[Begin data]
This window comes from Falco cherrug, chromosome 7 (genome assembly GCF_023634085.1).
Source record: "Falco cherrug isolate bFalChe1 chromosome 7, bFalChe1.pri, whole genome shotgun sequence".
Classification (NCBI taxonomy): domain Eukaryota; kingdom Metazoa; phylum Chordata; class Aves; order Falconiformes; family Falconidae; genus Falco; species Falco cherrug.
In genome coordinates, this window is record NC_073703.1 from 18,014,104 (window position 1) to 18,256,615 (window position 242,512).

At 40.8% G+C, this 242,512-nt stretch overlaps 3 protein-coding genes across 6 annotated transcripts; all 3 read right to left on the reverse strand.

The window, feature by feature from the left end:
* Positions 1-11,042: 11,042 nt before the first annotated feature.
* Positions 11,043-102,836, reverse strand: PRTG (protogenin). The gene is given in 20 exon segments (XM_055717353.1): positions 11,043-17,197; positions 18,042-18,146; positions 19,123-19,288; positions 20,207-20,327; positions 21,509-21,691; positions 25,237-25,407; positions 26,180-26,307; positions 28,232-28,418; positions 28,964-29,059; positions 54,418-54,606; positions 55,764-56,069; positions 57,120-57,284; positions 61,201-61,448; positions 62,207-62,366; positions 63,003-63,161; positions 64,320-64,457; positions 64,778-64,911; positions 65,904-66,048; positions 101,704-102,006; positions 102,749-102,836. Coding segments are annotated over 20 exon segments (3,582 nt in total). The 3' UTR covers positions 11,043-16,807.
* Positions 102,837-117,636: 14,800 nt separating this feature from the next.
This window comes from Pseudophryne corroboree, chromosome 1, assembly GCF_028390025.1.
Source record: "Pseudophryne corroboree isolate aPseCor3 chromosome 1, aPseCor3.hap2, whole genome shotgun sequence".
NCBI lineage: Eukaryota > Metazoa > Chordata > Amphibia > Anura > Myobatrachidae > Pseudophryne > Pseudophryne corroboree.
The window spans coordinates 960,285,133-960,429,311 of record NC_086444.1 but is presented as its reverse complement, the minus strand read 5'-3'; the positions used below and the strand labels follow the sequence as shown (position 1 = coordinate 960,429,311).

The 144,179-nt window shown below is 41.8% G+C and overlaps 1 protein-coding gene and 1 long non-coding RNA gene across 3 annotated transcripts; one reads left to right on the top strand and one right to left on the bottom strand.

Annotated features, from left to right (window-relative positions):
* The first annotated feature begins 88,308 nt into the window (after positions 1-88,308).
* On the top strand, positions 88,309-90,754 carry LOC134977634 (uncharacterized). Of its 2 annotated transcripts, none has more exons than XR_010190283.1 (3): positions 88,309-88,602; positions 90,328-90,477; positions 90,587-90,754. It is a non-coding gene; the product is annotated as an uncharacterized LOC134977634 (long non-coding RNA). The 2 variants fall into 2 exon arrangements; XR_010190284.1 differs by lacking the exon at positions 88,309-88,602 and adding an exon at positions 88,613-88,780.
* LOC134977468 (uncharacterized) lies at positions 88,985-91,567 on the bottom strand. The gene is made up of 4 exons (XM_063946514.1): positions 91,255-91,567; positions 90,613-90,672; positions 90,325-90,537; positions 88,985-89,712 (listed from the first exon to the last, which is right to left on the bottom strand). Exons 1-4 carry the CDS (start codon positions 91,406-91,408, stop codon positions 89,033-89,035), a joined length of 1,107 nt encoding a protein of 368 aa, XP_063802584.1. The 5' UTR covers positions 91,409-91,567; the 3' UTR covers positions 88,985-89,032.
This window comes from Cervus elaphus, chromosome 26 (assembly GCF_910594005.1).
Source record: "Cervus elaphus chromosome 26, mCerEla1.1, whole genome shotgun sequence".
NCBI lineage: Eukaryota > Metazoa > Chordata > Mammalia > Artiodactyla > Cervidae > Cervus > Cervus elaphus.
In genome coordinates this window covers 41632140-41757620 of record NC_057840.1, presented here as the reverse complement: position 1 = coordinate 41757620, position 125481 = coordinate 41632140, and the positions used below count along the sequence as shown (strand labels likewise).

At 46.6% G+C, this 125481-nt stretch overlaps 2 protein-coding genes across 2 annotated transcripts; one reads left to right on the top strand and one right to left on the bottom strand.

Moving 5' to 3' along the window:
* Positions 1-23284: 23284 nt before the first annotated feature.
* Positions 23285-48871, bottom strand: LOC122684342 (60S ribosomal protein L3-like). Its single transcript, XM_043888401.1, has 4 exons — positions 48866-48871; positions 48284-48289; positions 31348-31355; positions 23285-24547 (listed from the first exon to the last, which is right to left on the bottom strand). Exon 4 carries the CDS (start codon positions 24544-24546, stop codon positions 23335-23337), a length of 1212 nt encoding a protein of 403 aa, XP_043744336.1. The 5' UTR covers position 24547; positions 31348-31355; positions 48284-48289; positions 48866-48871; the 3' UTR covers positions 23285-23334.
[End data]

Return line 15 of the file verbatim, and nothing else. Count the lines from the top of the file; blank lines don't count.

Annotated features, from left to right (window-relative positions):